What does the name Tatiana suggest to you? A third century saint, or one of the last Grand Duchesses of Russia perhaps? How about Tatiana Proskouriakoff, a Russian-American Mayanist who made a breakthrough concerning Mayan writing and history.
Tatiana Proskouriakoff was born on January 23, 1909 in the river city of Tomsk, located along the Tom River in west central Siberian Russia. Her parents were Alla (nee Nekrassova) and Avenir Proskouriakoff.
Tatiana and her family moved to Philadelphia in 1915, and became permanent residents of the United States two years later, when the Russian Revolution began. In 1930, Tatiana graduated from Pennsylvania State University with a Bachelor's in architecture. However, she graduated during the Great Depression, and architects were not in great demand.
She then became an anthropology graduate student at the University of Pennsylvania. While there, she worked as a volunteer at the University Museum. In 1936, Tatiana was invited to go on an expedition to the Pedras Negras conducted by the museum. While there, her job included taking sketches reconstructing various ruins at such places as Tikal, Chiche'n-Itza and Yaxchilan. As she was making these sketches, she saw patterns in the Mayan glyphs.
After working in the field, Tatiana went to work at the Peabody Museum at Harvard University. A very methodical person, through carefully taken steps Tatiana figured out that the gylphs on stelae -- tall carved stone monuments -- were writing historical records. These records included things like war victories and coronations. One of her most important tools was an inventory she made of the different kinds of glyphs she saw on the stelae.
A leading Mayanist at the time, J. Eric Thompson, said that he didn't think Tatiana was right. In his eyes, stelae were dedicated to commemorating the passing of time. In fact, he felt it was a horrible idea to think that stelae could talk about things like kingship dates. He went so far as to say it was the same as if a tourist carved graffiti on the famous statue of David. He later changed his opinion however.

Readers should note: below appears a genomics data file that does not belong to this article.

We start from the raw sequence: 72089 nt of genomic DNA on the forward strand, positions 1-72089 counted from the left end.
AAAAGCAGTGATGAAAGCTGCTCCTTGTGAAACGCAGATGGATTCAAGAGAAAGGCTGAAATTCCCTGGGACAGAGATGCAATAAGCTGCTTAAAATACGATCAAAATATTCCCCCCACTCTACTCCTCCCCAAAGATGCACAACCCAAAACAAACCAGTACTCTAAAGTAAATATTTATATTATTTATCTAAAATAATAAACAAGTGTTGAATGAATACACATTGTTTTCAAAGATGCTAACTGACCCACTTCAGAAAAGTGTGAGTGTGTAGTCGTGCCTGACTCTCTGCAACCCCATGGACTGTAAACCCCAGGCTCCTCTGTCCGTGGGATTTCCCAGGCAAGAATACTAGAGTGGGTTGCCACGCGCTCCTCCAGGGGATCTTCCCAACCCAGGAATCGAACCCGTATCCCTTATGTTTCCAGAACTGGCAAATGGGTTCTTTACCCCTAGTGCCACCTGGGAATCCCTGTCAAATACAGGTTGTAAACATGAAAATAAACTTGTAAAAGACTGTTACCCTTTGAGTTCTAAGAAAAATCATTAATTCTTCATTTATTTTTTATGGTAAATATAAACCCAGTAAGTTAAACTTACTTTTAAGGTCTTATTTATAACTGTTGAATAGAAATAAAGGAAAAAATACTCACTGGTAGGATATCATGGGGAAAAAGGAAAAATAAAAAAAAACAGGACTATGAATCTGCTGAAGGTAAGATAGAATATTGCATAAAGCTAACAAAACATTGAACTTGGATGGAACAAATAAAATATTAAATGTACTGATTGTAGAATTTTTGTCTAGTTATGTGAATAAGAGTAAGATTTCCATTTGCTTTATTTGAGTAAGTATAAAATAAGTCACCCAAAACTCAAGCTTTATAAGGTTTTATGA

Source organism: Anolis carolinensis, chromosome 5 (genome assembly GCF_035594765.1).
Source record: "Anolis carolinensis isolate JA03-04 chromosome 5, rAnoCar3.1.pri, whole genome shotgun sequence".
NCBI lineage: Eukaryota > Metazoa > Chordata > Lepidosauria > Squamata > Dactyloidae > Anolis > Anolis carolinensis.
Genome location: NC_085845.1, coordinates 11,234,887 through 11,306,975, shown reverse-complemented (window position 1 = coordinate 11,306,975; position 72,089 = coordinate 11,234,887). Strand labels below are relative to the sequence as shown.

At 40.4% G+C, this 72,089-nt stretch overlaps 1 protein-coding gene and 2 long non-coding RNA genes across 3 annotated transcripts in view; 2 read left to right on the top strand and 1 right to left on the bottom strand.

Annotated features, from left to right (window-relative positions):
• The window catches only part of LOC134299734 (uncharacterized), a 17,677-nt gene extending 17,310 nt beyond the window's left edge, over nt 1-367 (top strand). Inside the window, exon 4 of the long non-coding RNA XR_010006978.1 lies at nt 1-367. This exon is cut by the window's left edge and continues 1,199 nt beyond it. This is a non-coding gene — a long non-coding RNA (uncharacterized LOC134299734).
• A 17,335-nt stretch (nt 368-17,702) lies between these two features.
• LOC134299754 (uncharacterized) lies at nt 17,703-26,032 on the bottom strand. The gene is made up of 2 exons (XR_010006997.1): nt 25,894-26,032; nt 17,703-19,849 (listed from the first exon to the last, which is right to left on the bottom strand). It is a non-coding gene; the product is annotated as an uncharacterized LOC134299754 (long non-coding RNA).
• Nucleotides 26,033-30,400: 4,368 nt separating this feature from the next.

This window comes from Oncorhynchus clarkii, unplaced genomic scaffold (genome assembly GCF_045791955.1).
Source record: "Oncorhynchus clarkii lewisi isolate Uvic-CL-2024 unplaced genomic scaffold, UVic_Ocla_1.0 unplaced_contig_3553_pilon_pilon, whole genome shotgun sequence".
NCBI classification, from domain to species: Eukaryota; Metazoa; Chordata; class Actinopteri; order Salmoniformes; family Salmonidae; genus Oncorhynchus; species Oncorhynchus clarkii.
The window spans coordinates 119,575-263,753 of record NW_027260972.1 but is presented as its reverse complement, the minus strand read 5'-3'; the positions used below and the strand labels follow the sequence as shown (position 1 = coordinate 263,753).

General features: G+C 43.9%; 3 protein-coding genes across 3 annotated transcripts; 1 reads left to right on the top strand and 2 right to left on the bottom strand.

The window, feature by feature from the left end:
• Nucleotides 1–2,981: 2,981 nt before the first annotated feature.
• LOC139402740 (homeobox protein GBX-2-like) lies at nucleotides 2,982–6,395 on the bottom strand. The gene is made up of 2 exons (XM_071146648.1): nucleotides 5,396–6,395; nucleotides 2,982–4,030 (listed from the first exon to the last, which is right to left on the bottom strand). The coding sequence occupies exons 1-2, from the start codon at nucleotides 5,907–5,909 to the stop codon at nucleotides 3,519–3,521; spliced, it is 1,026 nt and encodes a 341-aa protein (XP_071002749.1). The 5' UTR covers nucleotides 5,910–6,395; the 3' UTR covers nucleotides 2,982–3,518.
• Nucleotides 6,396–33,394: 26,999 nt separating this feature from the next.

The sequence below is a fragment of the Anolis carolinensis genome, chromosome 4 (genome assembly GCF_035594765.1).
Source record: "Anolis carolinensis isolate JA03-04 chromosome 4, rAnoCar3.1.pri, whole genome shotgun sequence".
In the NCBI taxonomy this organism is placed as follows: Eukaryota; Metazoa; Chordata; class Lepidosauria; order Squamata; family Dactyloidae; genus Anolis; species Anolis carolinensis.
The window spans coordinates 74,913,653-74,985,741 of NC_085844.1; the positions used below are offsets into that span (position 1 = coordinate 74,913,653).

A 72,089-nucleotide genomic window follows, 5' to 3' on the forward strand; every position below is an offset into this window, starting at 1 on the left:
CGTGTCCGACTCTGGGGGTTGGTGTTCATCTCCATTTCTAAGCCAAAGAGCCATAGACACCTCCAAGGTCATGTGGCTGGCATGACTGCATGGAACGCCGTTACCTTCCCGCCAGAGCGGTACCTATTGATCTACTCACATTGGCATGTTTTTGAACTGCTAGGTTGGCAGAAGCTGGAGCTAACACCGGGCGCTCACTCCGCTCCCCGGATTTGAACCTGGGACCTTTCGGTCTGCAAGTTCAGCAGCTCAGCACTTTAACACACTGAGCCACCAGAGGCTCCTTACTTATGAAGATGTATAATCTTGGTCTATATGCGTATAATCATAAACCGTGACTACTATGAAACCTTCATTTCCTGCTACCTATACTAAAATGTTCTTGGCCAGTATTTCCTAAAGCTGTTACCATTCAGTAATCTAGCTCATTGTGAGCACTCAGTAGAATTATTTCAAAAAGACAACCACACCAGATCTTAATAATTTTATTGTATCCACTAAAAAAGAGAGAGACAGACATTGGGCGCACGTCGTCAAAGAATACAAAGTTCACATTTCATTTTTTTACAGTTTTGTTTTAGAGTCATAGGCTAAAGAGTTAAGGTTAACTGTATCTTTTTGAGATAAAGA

In 1971, Tatiana met with David Friedel, now another well-known Mayanist, when he was a first year graduate student. The next year, in the spring of 1972, David took a course from Tatiana -- a course described in the book "A Forest of Kings" as a "looking course". Tatiana taught David about Mayan gylphs in her basement office of the Peabody museum.
At the age of 76, Tatiana died August 30, 1985 in Cambridge, Massachusetts. During her life she wrote several books including:
Jade from the Cenote of Sacrifice (1974)
An Album of Maya Architecture (1946)
An Inscription on a Jade Probably Carved at Piedras Negras (1944)
Tatiana had also started on a book on Classic Maya history, but died before she could finish it. The work done on the book was edited by Rosemary Joyce, and published as "Maya History".
The New York Times: Tatiana Proskouriakoff Dies; Key Figure in Mayan Studies
Tatiana Proskouriakoff; Char Solomon; 2002
Harvard University Library OASIS: Proskouriakoff, Tatiana, 1909 - 1985.
"A Forest of Kings"; Linda Schele, David Friedel; 1990
University of Texas Press: Maya History
Penn Museum: The Hand of Fate in Tatiana Proskouriakoff's Career